Next, I used the XML package in R to create the minimally required nodes and attributes. For this section, I relied on examples from the book XML and Web Technologies for Data Sciences with R by Deborah Nolan and Duncan Temple Lang. I created the basic EAD schema in R using the “newXMLNode” functions from the XML package. This section of code is very minimal, and I would welcome suggestions from the broader community about how to improve it. Lastly, I defined functions that make the title, date, box, and folder nodes, which were then applied to the data exported and transformed in earlier steps. Lastly, this script saves everything as an XML file that I then uploaded into ArchivesSpace.

Conclusion

Although this script was designed to solve a very specific problem—extracting box and folder information from a Microsoft Word table and importing that information into ArchivesSpace—I think this approach could have wide and varied usage. The import process can accept loosely formatted data in a variety of different formats including Microsoft Word, plain text, CSV, and Excel and reformat the underlying data into a standard table. R offers an extremely robust set of packages to update, clean, and reformat this data. Lastly, you can define the export process to reformat the data into a suitable file format. Given the nature of this programming language, it is easy to preserve your original data source as well as document all the transformations you perform.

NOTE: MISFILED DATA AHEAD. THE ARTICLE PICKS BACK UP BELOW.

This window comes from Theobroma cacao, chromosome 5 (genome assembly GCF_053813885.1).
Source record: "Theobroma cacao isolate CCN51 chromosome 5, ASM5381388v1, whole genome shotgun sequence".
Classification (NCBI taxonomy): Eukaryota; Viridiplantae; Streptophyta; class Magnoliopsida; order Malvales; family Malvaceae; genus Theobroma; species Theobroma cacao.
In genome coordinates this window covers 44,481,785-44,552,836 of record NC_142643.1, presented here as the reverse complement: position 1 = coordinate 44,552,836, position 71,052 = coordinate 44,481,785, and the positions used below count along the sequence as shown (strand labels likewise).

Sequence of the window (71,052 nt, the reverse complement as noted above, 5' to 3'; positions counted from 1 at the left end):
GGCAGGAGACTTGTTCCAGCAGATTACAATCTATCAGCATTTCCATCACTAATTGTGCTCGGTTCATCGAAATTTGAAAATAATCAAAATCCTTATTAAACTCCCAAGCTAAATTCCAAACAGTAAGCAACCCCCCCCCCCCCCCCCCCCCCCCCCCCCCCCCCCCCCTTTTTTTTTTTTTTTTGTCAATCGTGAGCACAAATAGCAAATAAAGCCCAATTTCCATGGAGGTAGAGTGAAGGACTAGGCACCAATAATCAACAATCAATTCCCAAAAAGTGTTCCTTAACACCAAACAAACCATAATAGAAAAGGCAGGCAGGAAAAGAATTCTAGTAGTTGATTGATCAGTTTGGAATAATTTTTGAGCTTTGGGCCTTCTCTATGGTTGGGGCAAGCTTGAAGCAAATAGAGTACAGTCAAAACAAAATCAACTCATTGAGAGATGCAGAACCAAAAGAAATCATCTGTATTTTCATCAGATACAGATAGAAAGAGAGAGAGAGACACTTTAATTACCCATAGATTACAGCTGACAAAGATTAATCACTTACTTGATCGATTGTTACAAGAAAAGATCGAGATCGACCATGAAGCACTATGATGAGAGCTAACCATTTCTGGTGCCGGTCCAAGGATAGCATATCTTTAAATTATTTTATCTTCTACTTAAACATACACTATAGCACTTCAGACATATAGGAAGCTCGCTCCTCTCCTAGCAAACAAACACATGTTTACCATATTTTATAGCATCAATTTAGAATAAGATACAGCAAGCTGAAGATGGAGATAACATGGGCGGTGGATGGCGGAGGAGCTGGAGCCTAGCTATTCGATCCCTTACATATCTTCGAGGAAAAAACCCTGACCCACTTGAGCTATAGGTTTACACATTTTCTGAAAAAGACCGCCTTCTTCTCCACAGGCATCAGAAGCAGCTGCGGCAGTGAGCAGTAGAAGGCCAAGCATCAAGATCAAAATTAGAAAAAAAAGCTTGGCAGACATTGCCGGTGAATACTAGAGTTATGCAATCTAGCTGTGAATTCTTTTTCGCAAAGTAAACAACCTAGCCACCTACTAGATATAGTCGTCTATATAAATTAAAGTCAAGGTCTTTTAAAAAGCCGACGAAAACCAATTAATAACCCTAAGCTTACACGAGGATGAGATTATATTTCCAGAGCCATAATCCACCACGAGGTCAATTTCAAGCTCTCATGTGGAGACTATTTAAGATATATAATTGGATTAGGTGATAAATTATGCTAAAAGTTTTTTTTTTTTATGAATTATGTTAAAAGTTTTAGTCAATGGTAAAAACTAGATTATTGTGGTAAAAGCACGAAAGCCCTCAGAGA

Andy Meyer is the director (and lone arranger) of the F.M. Johnson Archives and Special Collections at North Park University. He is interested in archival content management systems, digital preservation, and creative ways to engage communities with archival materials.